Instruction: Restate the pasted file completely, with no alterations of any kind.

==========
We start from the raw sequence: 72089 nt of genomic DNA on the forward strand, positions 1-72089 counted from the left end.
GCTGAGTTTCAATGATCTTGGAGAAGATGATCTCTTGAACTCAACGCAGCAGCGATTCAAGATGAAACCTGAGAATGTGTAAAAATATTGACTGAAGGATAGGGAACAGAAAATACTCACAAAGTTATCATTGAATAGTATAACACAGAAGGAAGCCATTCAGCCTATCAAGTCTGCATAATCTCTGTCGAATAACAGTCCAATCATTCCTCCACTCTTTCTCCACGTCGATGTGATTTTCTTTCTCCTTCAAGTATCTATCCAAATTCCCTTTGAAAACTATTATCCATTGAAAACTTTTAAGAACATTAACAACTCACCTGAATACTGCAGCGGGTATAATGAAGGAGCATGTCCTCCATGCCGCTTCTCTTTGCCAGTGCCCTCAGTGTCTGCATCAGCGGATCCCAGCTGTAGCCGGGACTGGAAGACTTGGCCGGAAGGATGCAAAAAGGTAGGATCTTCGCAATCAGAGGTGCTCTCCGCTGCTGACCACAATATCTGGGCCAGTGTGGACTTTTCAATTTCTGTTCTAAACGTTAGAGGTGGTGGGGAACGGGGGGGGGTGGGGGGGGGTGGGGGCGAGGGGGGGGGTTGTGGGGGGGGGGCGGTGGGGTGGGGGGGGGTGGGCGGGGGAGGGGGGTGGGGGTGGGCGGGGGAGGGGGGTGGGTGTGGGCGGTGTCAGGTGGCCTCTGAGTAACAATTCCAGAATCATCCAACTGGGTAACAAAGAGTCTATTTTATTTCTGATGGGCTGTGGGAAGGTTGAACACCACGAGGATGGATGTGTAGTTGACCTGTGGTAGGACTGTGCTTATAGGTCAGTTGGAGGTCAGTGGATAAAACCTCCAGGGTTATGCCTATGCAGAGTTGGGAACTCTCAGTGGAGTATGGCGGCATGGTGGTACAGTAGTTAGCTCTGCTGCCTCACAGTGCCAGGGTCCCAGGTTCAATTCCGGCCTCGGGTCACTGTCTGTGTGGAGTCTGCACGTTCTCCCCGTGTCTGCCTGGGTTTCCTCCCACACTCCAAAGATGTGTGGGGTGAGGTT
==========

We start from the raw sequence: 72089 nt of genomic DNA on the forward strand, positions 1-72089 counted from the left end.
GCTGAGTTTCAATGATCTTGGAGAAGATGATCTCTTGAACTCAACGCAGCAGCGATTCAAGATGAAACCTGAGAATGTGTAAAAATATTGACTGAAGGATAGGGAACAGAAAATACTCACAAAGTTATCATTGAATAGTATAACACAGAAGGAAGCCATTCAGCCTATCAAGTCTGCATAATCTCTGTCGAATAACAGTCCAATCATTCCTCCACTCTTTCTCCACGTCGATGTGATTTTCTTTCTCCTTCAAGTATCTATCCAAATTCCCTTTGAAAACTATTATCCATTGAAAACTTTTAAGAACATTAACAACTCACCTGAATACTGCAGCGGGTATAATGAAGGAGCATGTCCTCCATGCCGCTTCTCTTTGCCAGTGCCCTCAGTGTCTGCATCAGCGGATCCCAGCTGTAGCCGGGACTGGAAGACTTGGCCGGAAGGATGCAAAAAGGTAGGATCTTCGCAATCAGAGGTGCTCTCCGCTGCTGACCACAATATCTGGGCCAGTGTGGACTTTTCAATTTCTGTTCTAAACGTTAGAGGTGGTGGGGAACGGGGGGGGGTGGGGGGGGGTGGGGGCGAGGGGGGGGGTTGTGGGGGGGGGGCGGTGGGGTGGGGGGGGGTGGGCGGGGGAGGGGGGTGGGGGTGGGCGGGGGAGGGGGGTGGGTGTGGGCGGTGTCAGGTGGCCTCTGAGTAACAATTCCAGAATCATCCAACTGGGTAACAAAGAGTCTATTTTATTTCTGATGGGCTGTGGGAAGGTTGAACACCACGAGGATGGATGTGTAGTTGACCTGTGGTAGGACTGTGCTTATAGGTCAGTTGGAGGTCAGTGGATAAAACCTCCAGGGTTATGCCTATGCAGAGTTGGGAACTCTCAGTGGAGTATGGCGGCATGGTGGTACAGTAGTTAGCTCTGCTGCCTCACAGTGCCAGGGTCCCAGGTTCAATTCCGGCCTCGGGTCACTGTCTGTGTGGAGTCTGCACGTTCTCCCCGTGTCTGCCTGGGTTTCCTCCCACACTCCAAAGATGTGTGGGGTGAGGTT